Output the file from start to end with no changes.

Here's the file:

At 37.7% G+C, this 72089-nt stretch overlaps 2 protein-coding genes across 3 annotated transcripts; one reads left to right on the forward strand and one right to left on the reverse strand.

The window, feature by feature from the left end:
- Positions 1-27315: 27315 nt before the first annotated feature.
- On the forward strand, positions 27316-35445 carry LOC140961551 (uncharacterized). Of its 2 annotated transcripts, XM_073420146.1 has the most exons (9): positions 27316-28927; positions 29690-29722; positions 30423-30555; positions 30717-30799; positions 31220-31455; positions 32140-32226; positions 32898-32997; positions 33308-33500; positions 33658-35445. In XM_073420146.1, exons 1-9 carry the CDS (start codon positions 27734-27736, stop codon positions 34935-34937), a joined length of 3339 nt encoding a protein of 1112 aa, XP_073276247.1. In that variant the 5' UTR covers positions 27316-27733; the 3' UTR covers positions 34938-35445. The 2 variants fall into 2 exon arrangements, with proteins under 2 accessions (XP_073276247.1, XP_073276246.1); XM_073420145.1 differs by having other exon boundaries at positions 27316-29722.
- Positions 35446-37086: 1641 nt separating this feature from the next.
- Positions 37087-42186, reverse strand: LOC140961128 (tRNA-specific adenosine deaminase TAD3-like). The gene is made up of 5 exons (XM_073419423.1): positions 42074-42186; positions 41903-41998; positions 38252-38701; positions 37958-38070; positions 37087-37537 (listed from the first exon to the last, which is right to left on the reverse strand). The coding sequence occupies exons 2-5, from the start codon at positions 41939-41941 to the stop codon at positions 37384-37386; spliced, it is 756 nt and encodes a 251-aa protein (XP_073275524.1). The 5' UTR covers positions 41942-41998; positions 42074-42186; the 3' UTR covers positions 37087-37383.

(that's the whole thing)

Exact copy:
At 37.7% G+C, this 72089-nt stretch overlaps 2 protein-coding genes across 3 annotated transcripts; one reads left to right on the forward strand and one right to left on the reverse strand.

The window, feature by feature from the left end:
- Positions 1-27315: 27315 nt before the first annotated feature.
- On the forward strand, positions 27316-35445 carry LOC140961551 (uncharacterized). Of its 2 annotated transcripts, XM_073420146.1 has the most exons (9): positions 27316-28927; positions 29690-29722; positions 30423-30555; positions 30717-30799; positions 31220-31455; positions 32140-32226; positions 32898-32997; positions 33308-33500; positions 33658-35445. In XM_073420146.1, exons 1-9 carry the CDS (start codon positions 27734-27736, stop codon positions 34935-34937), a joined length of 3339 nt encoding a protein of 1112 aa, XP_073276247.1. In that variant the 5' UTR covers positions 27316-27733; the 3' UTR covers positions 34938-35445. The 2 variants fall into 2 exon arrangements, with proteins under 2 accessions (XP_073276247.1, XP_073276246.1); XM_073420145.1 differs by having other exon boundaries at positions 27316-29722.
- Positions 35446-37086: 1641 nt separating this feature from the next.
- Positions 37087-42186, reverse strand: LOC140961128 (tRNA-specific adenosine deaminase TAD3-like). The gene is made up of 5 exons (XM_073419423.1): positions 42074-42186; positions 41903-41998; positions 38252-38701; positions 37958-38070; positions 37087-37537 (listed from the first exon to the last, which is right to left on the reverse strand). The coding sequence occupies exons 2-5, from the start codon at positions 41939-41941 to the stop codon at positions 37384-37386; spliced, it is 756 nt and encodes a 251-aa protein (XP_073275524.1). The 5' UTR covers positions 41942-41998; positions 42074-42186; the 3' UTR covers positions 37087-37383.